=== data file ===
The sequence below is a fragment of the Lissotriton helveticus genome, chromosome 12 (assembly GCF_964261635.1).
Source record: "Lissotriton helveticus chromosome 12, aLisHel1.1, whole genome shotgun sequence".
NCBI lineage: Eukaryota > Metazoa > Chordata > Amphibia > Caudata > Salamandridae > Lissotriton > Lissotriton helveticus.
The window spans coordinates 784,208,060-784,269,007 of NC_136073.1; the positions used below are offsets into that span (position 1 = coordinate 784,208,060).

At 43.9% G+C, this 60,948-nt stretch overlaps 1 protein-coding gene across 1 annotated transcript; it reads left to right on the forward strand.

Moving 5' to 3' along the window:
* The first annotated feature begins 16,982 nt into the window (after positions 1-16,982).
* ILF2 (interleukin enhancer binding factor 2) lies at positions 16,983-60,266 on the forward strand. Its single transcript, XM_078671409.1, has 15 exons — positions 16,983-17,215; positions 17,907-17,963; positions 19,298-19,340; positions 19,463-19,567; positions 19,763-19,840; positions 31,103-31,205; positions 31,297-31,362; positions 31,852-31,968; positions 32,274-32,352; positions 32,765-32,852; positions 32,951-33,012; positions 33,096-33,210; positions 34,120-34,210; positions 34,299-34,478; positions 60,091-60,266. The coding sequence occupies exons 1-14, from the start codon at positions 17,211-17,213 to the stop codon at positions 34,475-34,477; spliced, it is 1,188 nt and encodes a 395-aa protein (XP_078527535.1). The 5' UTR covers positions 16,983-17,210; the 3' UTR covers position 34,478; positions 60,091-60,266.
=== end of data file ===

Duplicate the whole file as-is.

The sequence below is a fragment of the Lissotriton helveticus genome, chromosome 12 (assembly GCF_964261635.1).
Source record: "Lissotriton helveticus chromosome 12, aLisHel1.1, whole genome shotgun sequence".
NCBI lineage: Eukaryota > Metazoa > Chordata > Amphibia > Caudata > Salamandridae > Lissotriton > Lissotriton helveticus.
The window spans coordinates 784,208,060-784,269,007 of NC_136073.1; the positions used below are offsets into that span (position 1 = coordinate 784,208,060).

At 43.9% G+C, this 60,948-nt stretch overlaps 1 protein-coding gene across 1 annotated transcript; it reads left to right on the forward strand.

Moving 5' to 3' along the window:
* The first annotated feature begins 16,982 nt into the window (after positions 1-16,982).
* ILF2 (interleukin enhancer binding factor 2) lies at positions 16,983-60,266 on the forward strand. Its single transcript, XM_078671409.1, has 15 exons — positions 16,983-17,215; positions 17,907-17,963; positions 19,298-19,340; positions 19,463-19,567; positions 19,763-19,840; positions 31,103-31,205; positions 31,297-31,362; positions 31,852-31,968; positions 32,274-32,352; positions 32,765-32,852; positions 32,951-33,012; positions 33,096-33,210; positions 34,120-34,210; positions 34,299-34,478; positions 60,091-60,266. The coding sequence occupies exons 1-14, from the start codon at positions 17,211-17,213 to the stop codon at positions 34,475-34,477; spliced, it is 1,188 nt and encodes a 395-aa protein (XP_078527535.1). The 5' UTR covers positions 16,983-17,210; the 3' UTR covers position 34,478; positions 60,091-60,266.